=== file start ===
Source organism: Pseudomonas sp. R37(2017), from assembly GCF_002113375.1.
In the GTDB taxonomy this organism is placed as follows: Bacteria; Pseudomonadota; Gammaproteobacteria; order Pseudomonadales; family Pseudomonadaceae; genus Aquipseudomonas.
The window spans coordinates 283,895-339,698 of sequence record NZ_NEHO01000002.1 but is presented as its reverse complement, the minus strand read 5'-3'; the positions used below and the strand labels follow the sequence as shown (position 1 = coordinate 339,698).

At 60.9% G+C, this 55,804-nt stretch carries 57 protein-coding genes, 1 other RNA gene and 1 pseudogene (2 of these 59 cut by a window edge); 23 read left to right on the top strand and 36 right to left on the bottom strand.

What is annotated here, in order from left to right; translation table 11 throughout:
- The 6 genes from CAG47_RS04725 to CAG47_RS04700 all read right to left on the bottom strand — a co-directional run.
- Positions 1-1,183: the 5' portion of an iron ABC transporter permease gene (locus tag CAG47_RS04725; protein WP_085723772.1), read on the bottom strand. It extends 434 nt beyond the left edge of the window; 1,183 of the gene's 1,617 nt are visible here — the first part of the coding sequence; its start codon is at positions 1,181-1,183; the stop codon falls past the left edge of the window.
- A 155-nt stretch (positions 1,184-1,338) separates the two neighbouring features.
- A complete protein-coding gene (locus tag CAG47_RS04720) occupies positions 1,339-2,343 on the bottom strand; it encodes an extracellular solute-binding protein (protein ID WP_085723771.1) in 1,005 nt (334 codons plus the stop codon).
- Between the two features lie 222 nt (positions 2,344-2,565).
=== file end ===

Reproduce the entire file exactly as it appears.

Source organism: Pseudomonas sp. R37(2017), from assembly GCF_002113375.1.
In the GTDB taxonomy this organism is placed as follows: Bacteria; Pseudomonadota; Gammaproteobacteria; order Pseudomonadales; family Pseudomonadaceae; genus Aquipseudomonas.
The window spans coordinates 283,895-339,698 of sequence record NZ_NEHO01000002.1 but is presented as its reverse complement, the minus strand read 5'-3'; the positions used below and the strand labels follow the sequence as shown (position 1 = coordinate 339,698).

At 60.9% G+C, this 55,804-nt stretch carries 57 protein-coding genes, 1 other RNA gene and 1 pseudogene (2 of these 59 cut by a window edge); 23 read left to right on the top strand and 36 right to left on the bottom strand.

What is annotated here, in order from left to right; translation table 11 throughout:
- The 6 genes from CAG47_RS04725 to CAG47_RS04700 all read right to left on the bottom strand — a co-directional run.
- Positions 1-1,183: the 5' portion of an iron ABC transporter permease gene (locus tag CAG47_RS04725; protein WP_085723772.1), read on the bottom strand. It extends 434 nt beyond the left edge of the window; 1,183 of the gene's 1,617 nt are visible here — the first part of the coding sequence; its start codon is at positions 1,181-1,183; the stop codon falls past the left edge of the window.
- A 155-nt stretch (positions 1,184-1,338) separates the two neighbouring features.
- A complete protein-coding gene (locus tag CAG47_RS04720) occupies positions 1,339-2,343 on the bottom strand; it encodes an extracellular solute-binding protein (protein ID WP_085723771.1) in 1,005 nt (334 codons plus the stop codon).
- Between the two features lie 222 nt (positions 2,344-2,565).